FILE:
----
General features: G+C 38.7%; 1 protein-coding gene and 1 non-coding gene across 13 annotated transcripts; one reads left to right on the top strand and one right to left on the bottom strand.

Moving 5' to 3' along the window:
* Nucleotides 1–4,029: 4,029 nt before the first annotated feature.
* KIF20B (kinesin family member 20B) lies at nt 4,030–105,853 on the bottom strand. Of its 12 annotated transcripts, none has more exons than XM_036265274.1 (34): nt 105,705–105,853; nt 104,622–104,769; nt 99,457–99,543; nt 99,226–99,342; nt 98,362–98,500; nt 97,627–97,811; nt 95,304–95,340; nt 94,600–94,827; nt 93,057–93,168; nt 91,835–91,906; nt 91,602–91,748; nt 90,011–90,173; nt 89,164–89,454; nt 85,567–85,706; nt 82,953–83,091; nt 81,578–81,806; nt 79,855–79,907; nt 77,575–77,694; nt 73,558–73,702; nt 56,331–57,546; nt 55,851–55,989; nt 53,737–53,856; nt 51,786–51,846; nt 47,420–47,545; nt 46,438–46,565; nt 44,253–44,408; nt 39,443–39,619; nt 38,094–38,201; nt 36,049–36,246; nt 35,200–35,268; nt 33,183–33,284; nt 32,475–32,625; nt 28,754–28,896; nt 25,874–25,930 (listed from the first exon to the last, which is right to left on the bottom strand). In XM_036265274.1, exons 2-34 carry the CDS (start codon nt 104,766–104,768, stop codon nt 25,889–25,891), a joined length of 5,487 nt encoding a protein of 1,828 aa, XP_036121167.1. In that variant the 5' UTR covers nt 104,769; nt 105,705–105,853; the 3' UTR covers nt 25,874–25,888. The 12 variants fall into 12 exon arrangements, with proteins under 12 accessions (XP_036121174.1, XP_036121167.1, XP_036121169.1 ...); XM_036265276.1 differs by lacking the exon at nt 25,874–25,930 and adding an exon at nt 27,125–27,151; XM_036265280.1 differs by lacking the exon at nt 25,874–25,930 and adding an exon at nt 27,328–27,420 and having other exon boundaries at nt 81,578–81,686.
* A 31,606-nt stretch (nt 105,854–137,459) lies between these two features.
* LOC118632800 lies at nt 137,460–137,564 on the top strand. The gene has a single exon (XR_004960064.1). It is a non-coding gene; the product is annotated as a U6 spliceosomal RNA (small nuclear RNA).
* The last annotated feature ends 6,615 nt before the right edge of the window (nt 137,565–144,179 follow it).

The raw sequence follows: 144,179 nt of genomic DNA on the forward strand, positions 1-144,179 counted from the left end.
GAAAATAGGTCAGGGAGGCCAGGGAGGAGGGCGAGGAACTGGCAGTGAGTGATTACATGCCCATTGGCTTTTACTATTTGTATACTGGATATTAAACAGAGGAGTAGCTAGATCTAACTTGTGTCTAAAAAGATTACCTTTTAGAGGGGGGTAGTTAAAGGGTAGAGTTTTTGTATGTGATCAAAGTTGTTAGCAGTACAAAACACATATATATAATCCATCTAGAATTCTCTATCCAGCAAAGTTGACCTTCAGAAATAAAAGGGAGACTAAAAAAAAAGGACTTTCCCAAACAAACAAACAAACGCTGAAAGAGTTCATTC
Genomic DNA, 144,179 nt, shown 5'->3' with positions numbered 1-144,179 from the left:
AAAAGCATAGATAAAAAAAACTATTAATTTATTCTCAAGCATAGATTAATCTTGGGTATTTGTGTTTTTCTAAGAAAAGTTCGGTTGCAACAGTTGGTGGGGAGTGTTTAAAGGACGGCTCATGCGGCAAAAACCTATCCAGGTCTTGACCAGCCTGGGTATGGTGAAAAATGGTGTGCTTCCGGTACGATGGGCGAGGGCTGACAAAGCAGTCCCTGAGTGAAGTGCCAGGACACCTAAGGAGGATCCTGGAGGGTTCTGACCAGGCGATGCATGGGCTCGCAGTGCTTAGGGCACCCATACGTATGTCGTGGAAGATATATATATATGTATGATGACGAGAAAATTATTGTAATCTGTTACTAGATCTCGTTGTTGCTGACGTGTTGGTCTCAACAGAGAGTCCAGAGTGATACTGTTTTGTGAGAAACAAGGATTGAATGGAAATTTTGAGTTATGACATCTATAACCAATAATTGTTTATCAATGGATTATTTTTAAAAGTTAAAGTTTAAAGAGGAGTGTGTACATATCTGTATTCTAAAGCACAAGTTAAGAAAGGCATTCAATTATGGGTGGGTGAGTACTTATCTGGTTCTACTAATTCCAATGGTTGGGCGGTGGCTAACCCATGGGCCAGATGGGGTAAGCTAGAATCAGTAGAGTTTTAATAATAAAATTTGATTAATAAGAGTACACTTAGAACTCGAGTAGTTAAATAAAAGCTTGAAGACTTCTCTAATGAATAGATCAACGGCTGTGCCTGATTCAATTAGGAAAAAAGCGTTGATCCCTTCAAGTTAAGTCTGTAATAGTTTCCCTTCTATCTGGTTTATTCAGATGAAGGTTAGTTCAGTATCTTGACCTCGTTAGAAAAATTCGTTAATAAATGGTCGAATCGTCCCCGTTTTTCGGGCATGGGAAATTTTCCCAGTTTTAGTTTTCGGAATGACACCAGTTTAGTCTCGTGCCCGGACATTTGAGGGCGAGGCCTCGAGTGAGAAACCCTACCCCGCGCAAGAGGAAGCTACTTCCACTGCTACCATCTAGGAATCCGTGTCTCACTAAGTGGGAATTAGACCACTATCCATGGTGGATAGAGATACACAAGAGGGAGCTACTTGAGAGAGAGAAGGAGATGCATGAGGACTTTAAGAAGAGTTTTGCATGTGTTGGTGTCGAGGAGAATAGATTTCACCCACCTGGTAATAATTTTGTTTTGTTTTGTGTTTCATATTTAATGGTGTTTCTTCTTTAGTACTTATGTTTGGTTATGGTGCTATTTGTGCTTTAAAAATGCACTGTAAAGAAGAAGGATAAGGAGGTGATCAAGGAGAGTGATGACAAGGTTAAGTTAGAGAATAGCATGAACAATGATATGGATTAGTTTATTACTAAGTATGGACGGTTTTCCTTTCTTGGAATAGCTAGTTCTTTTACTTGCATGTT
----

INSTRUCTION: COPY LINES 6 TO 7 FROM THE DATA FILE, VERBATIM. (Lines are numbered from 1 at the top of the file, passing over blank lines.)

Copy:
* LOC118632800 lies at nt 137,460–137,564 on the top strand. The gene has a single exon (XR_004960064.1). It is a non-coding gene; the product is annotated as a U6 spliceosomal RNA (small nuclear RNA).
* The last annotated feature ends 6,615 nt before the right edge of the window (nt 137,565–144,179 follow it).